Topeka’s burgeoning love story with craft beer

As my husband, the armchair craft brewing expert, has been known to say, “it’s a great time to be alive for craft beer – especially in the Midwest.” And, as irritatingly hyperbolic as I find that statement to be, I’d have to agree. While the hubby and I may not be craft brewers, per se, as fans of the merchandise we feel very spoiled to be living in Topeka as of right this very now.

Oh, Topeka craft beer, how do I love thee? Let me write the ways. Shall I compare thy light bodied crisp to a summer’s ale. What’s that, my dear one? Thou thinkest this premise runneth thin? Oh, fine then.

We have our biases, that’s for sure. But whether you’re sampling (oh, let’s say) Happy Basset’s Hoppy Basset, the Norsemen’s Odin’s One EyePA or the Blind Tiger’s incomparable Galactic Interstellar IPA (we’re a hops household, can you tell?), you’d be hard up not to find a quality brew at one of Topeka’s craft breweries. And with a brewery currently making its way downtown, Topeka has recognized its love story with craft brew is indeed still being written.

happy basset taps

Topeka Craft Community

Without a doubt craft brewing is on the rise in Kansas - particularly in good old TopCity. As more and more independent breweries emerge, the practice of craft brewing has become something of an artform: a movement dedicated to quality, originality, persistence, hard-work, passion and spontaneity. And as the movement has grown within Topeka, the community is taking notice, buying local and taking pride in the craft community.

Topeka lays claim to several breweries which have garnered a celebrated status regionally as well as nationally: Blind Tiger Brewery and Restaurant, Happy Basset Brewing Company and Norsemen Brewing Company.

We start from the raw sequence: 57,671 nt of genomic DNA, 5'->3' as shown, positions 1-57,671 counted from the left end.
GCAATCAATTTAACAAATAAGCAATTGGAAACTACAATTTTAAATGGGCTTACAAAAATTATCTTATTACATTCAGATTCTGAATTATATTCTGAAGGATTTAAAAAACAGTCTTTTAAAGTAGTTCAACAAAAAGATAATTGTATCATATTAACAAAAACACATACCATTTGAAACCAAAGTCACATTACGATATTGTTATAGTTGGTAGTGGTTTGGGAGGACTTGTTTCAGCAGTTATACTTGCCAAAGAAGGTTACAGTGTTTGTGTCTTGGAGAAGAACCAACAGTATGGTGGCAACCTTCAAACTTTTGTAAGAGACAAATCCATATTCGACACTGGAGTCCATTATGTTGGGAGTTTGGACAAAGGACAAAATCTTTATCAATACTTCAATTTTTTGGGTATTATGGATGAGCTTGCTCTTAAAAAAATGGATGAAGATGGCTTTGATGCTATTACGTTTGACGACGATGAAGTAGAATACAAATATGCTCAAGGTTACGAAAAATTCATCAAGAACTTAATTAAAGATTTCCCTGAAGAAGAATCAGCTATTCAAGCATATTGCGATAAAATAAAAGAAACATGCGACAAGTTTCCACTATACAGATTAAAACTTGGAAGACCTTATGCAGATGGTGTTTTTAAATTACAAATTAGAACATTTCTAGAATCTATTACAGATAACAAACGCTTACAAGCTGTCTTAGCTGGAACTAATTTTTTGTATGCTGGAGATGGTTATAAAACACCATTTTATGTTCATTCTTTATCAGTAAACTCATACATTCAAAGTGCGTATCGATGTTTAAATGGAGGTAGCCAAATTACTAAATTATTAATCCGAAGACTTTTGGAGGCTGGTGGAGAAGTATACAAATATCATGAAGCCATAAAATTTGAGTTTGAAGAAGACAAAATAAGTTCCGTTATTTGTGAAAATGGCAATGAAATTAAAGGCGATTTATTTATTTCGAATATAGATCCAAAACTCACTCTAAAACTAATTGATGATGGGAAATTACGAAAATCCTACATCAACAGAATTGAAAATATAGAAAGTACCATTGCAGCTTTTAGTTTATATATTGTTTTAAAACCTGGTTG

Now within in the last year, the burgeoning craft beer community has seen a noticeable influx in the industry with the addition of local brewery Iron Rail Brewing and tap house the Brew Bank, which will be making their arrival on the scene this fall and next year, respectively.

But is this new competition likely to hurt the craft brewing market? Not at all, expressed Jay Ives, owner of the Blind Tiger Brewery & Restaurant, and Jared Ruby, co-owner of Norsemen Brewing Co. to the Topeka Capital Journal in its article Craft beer businesses ready to tap into tourism market.

Much to the contrary, competition will only will push the brewers to step up their craft. Thus, producing a more supportive community filled with quality brews. Because unlike its Big Beer competition, craft breweries know few boundaries and put experimentation and fun at the forefront of everything they do. It’s an industry overflowing with originality and, better yet, camaraderie.

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A Brew Worth Talking About

The craft brewing scene also contributes heavily to the tourism market. As craft brewing expands throughout the country, there comes with it a very specific visitor: the curious beer traveler. The explorer who in search of new and distinctive flavors will stay longer to sample the local brew.

Even looking at the brewing scene from a local’s point-of-view, the more quality options Topekans have, the more they want to stay in Topeka on their Friday and Saturday nights. What’s more the better the local experience, the more good things residents will have to say about their own backyard.

Our city’s craft is our identity. The fact that we have a quality product to brag about builds confidence and shows our purpose not just as crafters but as a city – to try harder; to get better. Crafting better beers, sharing our pride, building the community.